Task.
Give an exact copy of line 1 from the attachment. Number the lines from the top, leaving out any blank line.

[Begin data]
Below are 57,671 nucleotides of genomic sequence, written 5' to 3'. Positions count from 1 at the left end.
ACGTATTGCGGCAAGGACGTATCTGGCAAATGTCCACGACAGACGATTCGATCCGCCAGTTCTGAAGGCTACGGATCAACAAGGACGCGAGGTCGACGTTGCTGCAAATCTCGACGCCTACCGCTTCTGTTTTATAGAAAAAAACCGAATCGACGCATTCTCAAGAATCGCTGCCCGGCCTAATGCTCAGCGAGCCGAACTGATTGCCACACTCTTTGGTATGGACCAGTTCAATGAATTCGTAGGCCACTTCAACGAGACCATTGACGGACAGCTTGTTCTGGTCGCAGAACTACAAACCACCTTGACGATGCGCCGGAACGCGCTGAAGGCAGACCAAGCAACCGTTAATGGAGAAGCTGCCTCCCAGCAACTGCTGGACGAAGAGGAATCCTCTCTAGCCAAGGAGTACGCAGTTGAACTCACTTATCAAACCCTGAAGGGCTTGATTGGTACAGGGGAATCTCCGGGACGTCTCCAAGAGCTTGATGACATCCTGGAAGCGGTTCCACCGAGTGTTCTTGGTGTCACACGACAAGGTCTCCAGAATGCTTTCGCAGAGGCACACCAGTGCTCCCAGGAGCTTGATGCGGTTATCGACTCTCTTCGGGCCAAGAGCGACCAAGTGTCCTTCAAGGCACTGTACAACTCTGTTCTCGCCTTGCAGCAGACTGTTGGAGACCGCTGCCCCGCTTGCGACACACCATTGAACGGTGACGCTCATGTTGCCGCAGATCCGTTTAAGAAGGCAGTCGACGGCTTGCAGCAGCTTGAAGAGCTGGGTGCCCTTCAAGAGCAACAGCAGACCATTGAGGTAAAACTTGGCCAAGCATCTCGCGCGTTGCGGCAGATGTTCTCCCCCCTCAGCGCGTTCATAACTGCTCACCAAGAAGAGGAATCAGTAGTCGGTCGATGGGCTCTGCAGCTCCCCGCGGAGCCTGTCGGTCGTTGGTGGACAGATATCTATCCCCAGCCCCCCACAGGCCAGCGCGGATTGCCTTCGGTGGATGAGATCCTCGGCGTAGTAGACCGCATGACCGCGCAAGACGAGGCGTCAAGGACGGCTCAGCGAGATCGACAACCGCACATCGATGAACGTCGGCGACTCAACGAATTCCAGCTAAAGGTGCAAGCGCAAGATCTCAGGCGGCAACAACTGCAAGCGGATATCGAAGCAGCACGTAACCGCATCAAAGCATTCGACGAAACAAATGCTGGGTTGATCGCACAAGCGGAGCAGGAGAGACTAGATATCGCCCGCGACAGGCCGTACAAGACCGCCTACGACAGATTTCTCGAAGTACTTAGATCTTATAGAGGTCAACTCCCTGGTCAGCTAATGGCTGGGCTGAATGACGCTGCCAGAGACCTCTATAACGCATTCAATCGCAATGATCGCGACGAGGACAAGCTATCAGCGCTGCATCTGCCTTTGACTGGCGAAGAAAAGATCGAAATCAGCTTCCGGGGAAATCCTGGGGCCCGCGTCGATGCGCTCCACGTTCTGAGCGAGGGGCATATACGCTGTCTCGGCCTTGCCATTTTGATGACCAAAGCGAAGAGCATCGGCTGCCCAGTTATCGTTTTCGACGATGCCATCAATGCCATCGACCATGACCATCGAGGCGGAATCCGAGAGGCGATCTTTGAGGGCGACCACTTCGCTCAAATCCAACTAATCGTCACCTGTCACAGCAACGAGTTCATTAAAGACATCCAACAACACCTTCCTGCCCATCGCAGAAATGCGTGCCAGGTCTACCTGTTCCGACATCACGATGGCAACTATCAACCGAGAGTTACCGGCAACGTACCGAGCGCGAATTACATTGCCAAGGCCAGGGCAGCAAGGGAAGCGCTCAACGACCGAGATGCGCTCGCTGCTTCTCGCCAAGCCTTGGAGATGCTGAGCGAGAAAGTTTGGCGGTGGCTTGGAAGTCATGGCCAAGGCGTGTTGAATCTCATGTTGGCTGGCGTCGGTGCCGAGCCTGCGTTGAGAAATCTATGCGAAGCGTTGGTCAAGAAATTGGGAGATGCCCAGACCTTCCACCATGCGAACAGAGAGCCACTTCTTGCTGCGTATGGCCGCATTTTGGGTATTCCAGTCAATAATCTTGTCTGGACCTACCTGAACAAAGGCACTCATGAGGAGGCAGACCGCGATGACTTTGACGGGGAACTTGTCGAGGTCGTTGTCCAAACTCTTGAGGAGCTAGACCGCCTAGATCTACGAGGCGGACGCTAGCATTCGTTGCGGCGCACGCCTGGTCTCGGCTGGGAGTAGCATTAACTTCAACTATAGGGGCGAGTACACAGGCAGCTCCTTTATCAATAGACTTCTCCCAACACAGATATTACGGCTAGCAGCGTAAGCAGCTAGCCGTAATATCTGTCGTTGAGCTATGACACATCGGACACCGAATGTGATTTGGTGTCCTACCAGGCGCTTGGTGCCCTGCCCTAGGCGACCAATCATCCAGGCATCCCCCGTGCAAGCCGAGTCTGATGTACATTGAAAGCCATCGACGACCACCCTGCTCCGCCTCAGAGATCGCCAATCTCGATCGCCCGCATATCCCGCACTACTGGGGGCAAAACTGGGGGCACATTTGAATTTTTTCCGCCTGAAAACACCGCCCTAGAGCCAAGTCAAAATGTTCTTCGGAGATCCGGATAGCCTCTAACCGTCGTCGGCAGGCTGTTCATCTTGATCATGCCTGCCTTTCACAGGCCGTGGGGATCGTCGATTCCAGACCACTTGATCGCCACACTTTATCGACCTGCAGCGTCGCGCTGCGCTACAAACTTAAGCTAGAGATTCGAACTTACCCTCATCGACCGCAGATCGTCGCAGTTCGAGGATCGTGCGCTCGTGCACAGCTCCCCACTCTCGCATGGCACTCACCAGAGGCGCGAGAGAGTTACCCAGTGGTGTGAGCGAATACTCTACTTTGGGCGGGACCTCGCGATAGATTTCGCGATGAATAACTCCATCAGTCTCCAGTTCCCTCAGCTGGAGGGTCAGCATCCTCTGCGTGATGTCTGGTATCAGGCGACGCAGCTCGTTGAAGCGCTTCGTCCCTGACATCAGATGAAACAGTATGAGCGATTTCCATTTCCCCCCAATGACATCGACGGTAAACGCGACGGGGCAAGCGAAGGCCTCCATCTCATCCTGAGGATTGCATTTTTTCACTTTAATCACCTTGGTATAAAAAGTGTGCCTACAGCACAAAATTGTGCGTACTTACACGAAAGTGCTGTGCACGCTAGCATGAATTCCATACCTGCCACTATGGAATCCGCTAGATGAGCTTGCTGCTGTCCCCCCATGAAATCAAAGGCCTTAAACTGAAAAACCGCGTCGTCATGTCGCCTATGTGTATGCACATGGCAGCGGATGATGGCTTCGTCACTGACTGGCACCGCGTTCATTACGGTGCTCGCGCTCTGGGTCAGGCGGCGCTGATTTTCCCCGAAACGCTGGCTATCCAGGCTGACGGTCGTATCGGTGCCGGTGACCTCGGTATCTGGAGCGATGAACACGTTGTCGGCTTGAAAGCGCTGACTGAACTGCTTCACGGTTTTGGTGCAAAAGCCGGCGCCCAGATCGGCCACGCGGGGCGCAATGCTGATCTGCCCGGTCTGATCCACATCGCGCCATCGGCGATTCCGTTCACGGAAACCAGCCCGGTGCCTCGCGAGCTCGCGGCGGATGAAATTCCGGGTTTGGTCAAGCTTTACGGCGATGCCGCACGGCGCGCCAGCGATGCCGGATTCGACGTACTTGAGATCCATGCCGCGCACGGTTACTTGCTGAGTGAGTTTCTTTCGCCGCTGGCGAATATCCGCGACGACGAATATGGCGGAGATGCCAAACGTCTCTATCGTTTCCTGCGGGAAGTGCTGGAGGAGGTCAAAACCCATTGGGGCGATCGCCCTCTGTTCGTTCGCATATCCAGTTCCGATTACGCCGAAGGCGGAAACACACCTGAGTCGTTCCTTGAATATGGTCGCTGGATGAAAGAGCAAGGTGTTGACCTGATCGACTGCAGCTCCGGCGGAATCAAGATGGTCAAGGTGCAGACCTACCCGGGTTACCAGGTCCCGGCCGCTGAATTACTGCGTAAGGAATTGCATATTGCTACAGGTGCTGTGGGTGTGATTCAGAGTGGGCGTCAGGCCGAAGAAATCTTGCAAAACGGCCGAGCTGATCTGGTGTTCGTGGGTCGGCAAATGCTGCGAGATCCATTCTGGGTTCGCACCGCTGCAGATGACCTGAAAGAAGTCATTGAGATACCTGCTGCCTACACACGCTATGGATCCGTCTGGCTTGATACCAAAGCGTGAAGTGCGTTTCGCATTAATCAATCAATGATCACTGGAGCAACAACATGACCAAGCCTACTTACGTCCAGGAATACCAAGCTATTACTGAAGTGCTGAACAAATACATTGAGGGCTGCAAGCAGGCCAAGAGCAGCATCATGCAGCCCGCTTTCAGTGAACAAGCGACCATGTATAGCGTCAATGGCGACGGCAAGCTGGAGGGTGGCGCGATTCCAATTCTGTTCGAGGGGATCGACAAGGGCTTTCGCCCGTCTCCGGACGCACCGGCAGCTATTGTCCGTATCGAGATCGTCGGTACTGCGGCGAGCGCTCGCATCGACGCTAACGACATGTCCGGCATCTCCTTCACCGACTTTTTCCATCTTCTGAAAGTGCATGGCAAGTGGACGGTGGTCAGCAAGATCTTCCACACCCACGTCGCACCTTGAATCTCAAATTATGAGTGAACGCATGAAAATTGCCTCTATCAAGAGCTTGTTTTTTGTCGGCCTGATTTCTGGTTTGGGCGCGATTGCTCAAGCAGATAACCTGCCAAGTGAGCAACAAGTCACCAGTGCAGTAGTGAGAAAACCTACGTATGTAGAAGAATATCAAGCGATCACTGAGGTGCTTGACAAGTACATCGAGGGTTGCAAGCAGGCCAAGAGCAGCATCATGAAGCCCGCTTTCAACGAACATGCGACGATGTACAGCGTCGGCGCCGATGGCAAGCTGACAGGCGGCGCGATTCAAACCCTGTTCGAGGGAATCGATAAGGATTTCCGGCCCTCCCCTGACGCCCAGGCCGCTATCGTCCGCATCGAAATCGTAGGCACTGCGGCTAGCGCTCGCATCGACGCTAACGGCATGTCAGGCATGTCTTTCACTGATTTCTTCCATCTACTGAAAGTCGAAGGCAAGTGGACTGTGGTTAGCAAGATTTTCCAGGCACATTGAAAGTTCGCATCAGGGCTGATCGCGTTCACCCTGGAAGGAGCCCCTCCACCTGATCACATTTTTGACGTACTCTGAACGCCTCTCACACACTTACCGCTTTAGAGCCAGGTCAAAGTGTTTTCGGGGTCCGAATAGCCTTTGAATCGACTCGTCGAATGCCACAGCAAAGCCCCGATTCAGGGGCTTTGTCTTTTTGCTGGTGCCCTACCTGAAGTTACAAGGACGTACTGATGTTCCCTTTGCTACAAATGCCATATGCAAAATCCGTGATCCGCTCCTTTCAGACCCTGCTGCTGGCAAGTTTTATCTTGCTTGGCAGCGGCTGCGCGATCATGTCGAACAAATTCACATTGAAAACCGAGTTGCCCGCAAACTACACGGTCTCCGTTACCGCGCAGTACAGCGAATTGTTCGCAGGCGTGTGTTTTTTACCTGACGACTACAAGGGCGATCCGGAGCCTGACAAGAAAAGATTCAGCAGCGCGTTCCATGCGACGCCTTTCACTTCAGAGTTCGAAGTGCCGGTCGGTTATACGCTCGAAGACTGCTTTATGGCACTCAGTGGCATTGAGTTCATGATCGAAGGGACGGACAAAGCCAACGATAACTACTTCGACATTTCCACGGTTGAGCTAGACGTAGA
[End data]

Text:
Below are 57,671 nucleotides of genomic sequence, written 5' to 3'. Positions count from 1 at the left end.